Thursday, March 6, 2014

Now I Get It

Lately I've realized there's nothing like parenthood to make you more forgiving -- of not only yourself, but your own parents as well. You could say I've been chewing on some pretty big bites of the proverbial humble pie.

In my mind's eye, I can see it: circa 1987. At the time our family attended New England's version of a mega church. I was about 13. My parents both served on the church's worship team -- my dad on drums; my mom played flute and sang. Every Tuesday night they went out for band rehearsal and left me in charge of my brothers. Every single Tuesday night I seethed with resentment. Aside from getting to watch a trifecta of my favorite shows (Who's the Boss/Growing Pains/Moonlighting) in peace, Tuesday nights stunk. I felt like I was drafted and forced "on duty" while my brother Nate could do whatever he wanted. I didn't WANT to be stuck trying to keep an eye on Andy's antics. I wanted to be free to do whatever I wanted. Of course. I was 13.

For years this went on, until the church collapsed in a spectacularly horrific fashion worthy of a Lifetime original movie. Many of us who were teens at the time grew quite jaded and cynical with "religion" and the mess the older generation had made. Around that time it seemed to be all the rage to talk about how Baby Boomers were self-centered and shallow, had fallen prey to greed and were all about appearances -- to me that applied to church as well, and even the worship team.

They just wanted to be recognized and put on a show, I remember thinking. That's why I was always left babysitting. I was tired of phonies and wished I could say how I really felt. In retrospect some of my feelings were very legitimate. I should have been able to speak my mind, and share my feelings about watching Andy in particular so much. My parents know that now. It was a different time and they were different people.

But there was so much I didn't know. There was so much I didn't think of then.

I didn't think about the way my parents had both had a passion for music in high school. My dad had made it to the "All state" then "All New England" competitions and was one of the best drummers in the region. He was a member of several bands (one released a few records even); they traveled to Holland to play at one point. My mom dreamed of going to music school until a bad audition and a sadistically insulting band teacher led her to cave in to fear. My mom is incredibly smart; certainly smarter than I am. She dropped out of college to have me.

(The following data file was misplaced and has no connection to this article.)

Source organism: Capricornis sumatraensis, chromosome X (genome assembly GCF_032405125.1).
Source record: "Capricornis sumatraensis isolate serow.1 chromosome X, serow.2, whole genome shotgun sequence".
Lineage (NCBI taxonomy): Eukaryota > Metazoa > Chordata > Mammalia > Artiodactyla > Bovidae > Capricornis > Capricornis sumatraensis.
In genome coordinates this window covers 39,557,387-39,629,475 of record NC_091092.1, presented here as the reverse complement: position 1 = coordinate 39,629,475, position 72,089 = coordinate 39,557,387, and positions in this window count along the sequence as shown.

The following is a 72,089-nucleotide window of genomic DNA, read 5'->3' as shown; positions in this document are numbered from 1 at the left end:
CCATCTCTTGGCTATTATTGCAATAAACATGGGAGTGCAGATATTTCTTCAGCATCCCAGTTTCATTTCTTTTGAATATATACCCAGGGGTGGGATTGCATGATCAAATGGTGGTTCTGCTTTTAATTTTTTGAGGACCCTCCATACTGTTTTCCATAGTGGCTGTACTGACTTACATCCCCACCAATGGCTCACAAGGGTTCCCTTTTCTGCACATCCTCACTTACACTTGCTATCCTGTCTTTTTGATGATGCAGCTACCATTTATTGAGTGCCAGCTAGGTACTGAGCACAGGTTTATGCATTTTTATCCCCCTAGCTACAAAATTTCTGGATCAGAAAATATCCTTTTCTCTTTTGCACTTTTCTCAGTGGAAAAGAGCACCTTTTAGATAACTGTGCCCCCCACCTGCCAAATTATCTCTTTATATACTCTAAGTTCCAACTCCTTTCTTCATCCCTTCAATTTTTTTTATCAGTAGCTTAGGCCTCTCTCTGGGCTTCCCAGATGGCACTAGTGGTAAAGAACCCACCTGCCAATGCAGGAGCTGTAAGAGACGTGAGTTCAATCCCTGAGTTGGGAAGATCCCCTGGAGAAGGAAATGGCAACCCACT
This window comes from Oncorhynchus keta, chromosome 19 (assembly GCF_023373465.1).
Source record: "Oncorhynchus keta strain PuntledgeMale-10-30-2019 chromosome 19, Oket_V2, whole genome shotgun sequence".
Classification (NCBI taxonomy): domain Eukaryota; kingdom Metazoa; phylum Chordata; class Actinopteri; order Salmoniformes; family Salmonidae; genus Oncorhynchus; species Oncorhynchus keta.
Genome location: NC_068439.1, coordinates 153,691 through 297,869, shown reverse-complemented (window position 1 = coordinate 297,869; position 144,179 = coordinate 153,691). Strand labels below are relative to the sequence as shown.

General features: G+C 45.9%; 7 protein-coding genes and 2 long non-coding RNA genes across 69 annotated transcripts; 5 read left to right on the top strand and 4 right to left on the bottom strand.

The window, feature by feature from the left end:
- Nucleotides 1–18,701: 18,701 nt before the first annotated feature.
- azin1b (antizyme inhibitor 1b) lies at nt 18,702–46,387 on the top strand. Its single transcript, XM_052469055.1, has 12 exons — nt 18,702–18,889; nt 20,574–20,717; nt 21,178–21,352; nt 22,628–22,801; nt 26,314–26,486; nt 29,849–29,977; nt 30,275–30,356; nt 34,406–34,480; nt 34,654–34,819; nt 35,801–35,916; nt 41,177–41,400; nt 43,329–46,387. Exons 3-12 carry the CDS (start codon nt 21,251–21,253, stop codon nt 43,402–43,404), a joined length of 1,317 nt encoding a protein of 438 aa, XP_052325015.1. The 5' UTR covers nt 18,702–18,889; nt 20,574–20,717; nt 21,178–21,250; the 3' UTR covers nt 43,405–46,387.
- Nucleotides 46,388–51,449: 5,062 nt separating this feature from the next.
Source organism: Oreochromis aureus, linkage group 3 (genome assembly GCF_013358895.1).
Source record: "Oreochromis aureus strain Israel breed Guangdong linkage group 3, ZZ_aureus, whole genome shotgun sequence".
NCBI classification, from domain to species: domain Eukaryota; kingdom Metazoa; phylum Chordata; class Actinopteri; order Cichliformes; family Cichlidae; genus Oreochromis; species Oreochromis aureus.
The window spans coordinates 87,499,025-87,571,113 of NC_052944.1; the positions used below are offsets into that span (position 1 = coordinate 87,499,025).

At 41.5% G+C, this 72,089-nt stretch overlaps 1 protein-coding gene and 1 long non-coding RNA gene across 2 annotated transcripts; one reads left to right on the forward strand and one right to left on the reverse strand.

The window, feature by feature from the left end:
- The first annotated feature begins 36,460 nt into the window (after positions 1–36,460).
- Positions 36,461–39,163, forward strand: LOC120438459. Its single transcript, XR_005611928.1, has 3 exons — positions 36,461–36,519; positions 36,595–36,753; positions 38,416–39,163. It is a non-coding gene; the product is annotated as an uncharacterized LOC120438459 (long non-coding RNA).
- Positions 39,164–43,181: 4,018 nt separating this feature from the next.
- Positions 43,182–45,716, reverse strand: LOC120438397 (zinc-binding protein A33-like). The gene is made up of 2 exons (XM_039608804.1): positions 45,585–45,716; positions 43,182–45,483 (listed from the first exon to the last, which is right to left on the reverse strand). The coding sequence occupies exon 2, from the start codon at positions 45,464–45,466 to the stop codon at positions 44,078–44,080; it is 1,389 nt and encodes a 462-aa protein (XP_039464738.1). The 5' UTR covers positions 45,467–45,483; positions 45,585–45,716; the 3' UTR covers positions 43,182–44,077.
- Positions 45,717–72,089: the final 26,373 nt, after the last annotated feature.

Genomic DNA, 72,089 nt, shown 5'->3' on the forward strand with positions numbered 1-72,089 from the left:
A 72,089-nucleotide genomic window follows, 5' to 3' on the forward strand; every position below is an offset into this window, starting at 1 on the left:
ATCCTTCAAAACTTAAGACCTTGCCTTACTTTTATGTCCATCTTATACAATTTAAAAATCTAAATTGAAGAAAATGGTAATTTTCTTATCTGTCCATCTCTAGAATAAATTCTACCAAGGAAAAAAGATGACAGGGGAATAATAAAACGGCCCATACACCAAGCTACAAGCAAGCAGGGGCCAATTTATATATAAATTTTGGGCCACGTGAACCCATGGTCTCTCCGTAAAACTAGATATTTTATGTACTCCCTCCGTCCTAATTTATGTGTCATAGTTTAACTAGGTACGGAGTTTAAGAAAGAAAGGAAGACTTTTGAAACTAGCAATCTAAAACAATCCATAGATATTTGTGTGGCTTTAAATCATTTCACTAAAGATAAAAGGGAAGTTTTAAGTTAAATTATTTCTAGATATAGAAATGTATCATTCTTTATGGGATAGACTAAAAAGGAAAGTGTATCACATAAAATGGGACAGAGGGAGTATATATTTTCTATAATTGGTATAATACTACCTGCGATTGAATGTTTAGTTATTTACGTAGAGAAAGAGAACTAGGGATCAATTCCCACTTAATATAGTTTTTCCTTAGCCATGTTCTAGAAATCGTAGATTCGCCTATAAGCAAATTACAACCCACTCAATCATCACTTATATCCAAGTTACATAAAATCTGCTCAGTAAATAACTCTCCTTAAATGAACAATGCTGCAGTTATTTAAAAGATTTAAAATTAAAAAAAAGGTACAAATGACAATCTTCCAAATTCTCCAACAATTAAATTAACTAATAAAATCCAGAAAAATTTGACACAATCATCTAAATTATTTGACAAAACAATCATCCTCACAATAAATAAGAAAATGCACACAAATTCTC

I didn't think about the way at one point music had been such a big part of their lives...yet there they were, 15 years removed from high school, living in a small apartment trying to scrape together money to pay the bills, my dad working various odd jobs and my mom mostly at home trying to handle Andy and his various challenging behaviors.

I didn't think about what my mom might have been thinking while hauling endless basket after basket of laundry to the laundromat and scrubbing up the neverending messes we all (but especially Andy) made -- or what was going through her head when she'd pull out her flute and start playing in the midst of an especially challenging day.

These days as I sit with a baby who likes to fuss a good amount of the time, I see just a little. On those moments when I don't feel like being needed, when I feel like using another part of my brain, when I'd love to be up there and singing, I think I finally know. I know that Christians like to throw around clich├ęs like "It's not what I do, it's who I am" or "I find my identity in Christ," but there is still something special about doing that thing you know you were meant to do.

I know that those nights my parents left the house to practice, they were, in those moments, no longer The Parents of an Autistic Child. They weren't just "working class people making ends meet." They were worshippers. They were in their element. They were doing what they were called to do; they were getting a little taste again of those days when they were young before time and insecurities and children and life led them to the more responsible and yes, sometimes less "fulfilling" choices.

In those moments I see my parents, younger than I am now, and want to whisper "go." Take a break from these sometimes confining walls. Go. Get lost in worship. Be who you were called to be. Even if it's just for a little while. Even if it's just to get the strength to come back home and hold your head up until you have a chance to do it again.

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